Our Colors

 

Our Colors

Our Colors

Our Colors

We Americans, since July 4th, 1776, when 56 delegates from across the 13 Colonies converged on Philadelphia to seal our national fate, live by our colors. It’s the representation of everything we are and strive to be.

We’ve seen it endure through all types of adversity—wars, riots, protests, foreign incursion. Yet we keep striving…and so do our colors.

What makes this country great is not necessarily the decisions we make, but our desire to always be better. This is what separates us from everyone else. We don’t play to be safe. We play big. We play to win, always. It’s that first Betsy Ross Flag, with its 13 Stars, that represents

Our Colors

Our Colors

this great American experiment. It shows, from 13 to 50, that we’re an evolving people who never settle for less. It represents our penchant for adventure and excellence, how we’ll never quit.

The first stitching on our flag is more than a statement—it’s the building block of our national soul.

Pity the Man

 

Pity the Man

Pity the Man

Pity the Man

It’s a basic human fact: Adversity breeds success for those willing to conquer it.
We live in a changing world—especially in the West. Entitlement has crept into our collective mindset. More and more people are expecting results without putting in the work. But a recent growth of self-entitled attitudes aren’t going to change fundamental truths of nature brought on by millions of years of human evolution.
No matter what, to get the results you want, you must suffer. You must fall, fail, and experience setbacks to learn rudimentary truths about life and success within it. You must face and battle Resistance. You must work and endure hard times to get better at your craft—whether it is athletics, art, business, being a Soldier, etc.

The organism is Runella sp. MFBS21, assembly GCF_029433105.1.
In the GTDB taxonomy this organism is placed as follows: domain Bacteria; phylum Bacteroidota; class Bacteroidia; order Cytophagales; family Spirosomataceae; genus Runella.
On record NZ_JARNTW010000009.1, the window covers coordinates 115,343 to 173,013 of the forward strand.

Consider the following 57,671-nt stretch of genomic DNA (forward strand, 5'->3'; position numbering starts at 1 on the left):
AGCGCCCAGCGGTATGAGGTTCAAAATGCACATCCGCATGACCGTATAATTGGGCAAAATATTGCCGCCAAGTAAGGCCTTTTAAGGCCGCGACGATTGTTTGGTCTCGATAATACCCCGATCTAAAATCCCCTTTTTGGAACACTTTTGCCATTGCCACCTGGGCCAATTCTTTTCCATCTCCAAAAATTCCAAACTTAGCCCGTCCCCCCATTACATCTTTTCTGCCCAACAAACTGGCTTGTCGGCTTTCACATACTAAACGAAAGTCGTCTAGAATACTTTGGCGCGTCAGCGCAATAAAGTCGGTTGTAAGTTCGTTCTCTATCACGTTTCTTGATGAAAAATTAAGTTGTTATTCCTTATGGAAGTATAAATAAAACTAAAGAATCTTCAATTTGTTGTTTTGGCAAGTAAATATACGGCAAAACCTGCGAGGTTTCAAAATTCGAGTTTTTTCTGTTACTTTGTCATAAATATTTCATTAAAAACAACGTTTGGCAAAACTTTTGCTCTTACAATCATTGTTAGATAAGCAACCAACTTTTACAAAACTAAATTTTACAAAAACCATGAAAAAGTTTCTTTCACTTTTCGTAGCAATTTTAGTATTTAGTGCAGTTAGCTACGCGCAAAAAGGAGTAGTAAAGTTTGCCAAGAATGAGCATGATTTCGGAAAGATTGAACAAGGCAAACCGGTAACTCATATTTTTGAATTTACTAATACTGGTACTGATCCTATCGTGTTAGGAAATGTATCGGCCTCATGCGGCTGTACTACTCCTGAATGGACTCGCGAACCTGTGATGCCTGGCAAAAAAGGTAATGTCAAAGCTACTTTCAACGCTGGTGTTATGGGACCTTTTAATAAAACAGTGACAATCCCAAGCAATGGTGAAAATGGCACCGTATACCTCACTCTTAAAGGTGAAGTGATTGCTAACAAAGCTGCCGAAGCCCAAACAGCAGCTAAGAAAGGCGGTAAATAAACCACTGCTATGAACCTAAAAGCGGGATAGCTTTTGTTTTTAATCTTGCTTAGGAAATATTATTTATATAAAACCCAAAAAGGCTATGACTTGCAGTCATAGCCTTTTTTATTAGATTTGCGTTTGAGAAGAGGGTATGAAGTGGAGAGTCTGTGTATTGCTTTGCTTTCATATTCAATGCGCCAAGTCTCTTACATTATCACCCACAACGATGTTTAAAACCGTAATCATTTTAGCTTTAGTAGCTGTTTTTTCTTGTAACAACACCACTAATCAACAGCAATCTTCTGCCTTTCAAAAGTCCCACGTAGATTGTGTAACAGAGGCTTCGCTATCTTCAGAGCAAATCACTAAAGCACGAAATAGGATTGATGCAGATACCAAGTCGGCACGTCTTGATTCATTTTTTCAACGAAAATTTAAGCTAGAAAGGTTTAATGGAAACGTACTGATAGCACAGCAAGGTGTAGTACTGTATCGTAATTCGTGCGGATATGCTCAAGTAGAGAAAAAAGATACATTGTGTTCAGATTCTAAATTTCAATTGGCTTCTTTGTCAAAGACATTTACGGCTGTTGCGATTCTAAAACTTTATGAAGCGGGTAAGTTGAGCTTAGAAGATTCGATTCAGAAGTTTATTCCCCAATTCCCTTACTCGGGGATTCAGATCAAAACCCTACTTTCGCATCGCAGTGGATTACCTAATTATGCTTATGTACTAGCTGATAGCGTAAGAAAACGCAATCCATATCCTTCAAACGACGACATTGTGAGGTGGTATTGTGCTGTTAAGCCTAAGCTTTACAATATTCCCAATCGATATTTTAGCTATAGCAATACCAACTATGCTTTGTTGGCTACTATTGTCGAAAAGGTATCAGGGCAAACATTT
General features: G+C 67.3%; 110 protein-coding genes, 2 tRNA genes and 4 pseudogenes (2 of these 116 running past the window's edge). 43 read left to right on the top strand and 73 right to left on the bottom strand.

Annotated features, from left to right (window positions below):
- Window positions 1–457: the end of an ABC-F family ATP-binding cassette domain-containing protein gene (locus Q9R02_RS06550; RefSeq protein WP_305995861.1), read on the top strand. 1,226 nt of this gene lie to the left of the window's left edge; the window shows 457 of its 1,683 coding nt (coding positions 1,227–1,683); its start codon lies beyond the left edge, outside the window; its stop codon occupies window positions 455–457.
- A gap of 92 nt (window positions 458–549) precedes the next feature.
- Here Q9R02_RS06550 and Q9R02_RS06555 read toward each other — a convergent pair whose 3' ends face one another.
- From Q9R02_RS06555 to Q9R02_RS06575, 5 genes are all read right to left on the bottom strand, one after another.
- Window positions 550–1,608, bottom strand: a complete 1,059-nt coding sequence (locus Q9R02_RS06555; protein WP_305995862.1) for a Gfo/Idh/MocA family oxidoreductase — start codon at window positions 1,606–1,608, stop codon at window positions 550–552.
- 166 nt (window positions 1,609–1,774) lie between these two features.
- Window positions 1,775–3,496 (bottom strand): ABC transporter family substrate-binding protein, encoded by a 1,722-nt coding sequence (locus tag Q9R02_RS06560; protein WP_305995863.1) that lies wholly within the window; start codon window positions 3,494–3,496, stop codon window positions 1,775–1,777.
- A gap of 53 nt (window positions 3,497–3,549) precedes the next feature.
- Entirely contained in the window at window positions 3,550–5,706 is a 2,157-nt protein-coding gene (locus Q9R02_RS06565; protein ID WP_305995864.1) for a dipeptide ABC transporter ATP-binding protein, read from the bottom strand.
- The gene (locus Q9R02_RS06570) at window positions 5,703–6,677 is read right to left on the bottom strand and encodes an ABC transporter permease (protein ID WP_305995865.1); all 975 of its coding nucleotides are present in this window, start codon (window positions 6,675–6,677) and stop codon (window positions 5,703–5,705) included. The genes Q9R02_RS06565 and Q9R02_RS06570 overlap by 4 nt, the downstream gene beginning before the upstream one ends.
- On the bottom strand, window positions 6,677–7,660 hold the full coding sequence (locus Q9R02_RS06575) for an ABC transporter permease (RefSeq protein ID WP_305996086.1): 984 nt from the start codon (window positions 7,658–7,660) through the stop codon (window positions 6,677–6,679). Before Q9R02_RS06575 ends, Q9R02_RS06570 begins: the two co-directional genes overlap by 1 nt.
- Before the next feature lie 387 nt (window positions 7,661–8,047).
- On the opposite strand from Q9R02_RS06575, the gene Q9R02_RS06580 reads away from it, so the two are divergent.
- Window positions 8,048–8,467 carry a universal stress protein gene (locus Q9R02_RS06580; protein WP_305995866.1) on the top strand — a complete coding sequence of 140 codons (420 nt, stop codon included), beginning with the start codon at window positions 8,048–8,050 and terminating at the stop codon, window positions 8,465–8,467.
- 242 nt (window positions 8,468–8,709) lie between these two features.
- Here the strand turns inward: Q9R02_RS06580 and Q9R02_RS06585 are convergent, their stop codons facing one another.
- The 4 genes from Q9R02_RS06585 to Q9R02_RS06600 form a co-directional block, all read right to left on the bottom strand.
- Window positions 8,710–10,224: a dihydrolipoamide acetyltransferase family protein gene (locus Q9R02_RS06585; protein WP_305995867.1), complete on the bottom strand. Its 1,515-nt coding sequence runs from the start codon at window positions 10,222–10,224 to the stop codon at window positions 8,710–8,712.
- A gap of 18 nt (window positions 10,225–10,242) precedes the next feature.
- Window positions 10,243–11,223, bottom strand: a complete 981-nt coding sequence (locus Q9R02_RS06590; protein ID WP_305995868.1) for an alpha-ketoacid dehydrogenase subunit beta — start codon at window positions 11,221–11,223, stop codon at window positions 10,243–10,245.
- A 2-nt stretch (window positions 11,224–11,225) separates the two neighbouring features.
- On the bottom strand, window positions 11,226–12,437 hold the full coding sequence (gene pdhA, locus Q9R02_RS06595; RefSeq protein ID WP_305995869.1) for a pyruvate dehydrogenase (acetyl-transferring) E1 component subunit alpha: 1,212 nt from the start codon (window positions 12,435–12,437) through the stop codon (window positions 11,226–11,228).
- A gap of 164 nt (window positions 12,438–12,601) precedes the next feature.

Pity the Man

Pity the Man

From that suffering you’ll find yourself. You’ll learn your limits or lack thereof. You’ll learn how to fall and get back up. You’ll learn to adapt to your environment. That’s what separates the Michael Jordans and Bill Gates’ of the world from the ones who will quickly be forgotten about.

As writer Steven Pressfield put it, “It’s better to be in the arena, getting stomped by the bull, than to be up in the stands or out in the parking lot.”

Here I Am – Send Me

Here I Am - Send Me

Here I Am – Send Me

“Here Am I, Send Me”

A warrior reflecting on his blade and the hours he has toiled to master it. He has suffered much for the profession of arms and has the callouses, scars, and stories to prove it. As he remembers those who have not been up to the task, who have not had the strength to serve, he counts himself lucky that he has been bestowed with the gifts of strength, discipline and fortitude. Blessed be the Lord my strength who teaches my hands to fight and my fingers to war.

Years later, the same warrior standing ready. He does not look for conflict, but if his country requires it, he wants to be the first in the fray. He states simply: Here Am I, Send Me”.

Here I Am - Send Me

Here I Am – Send Me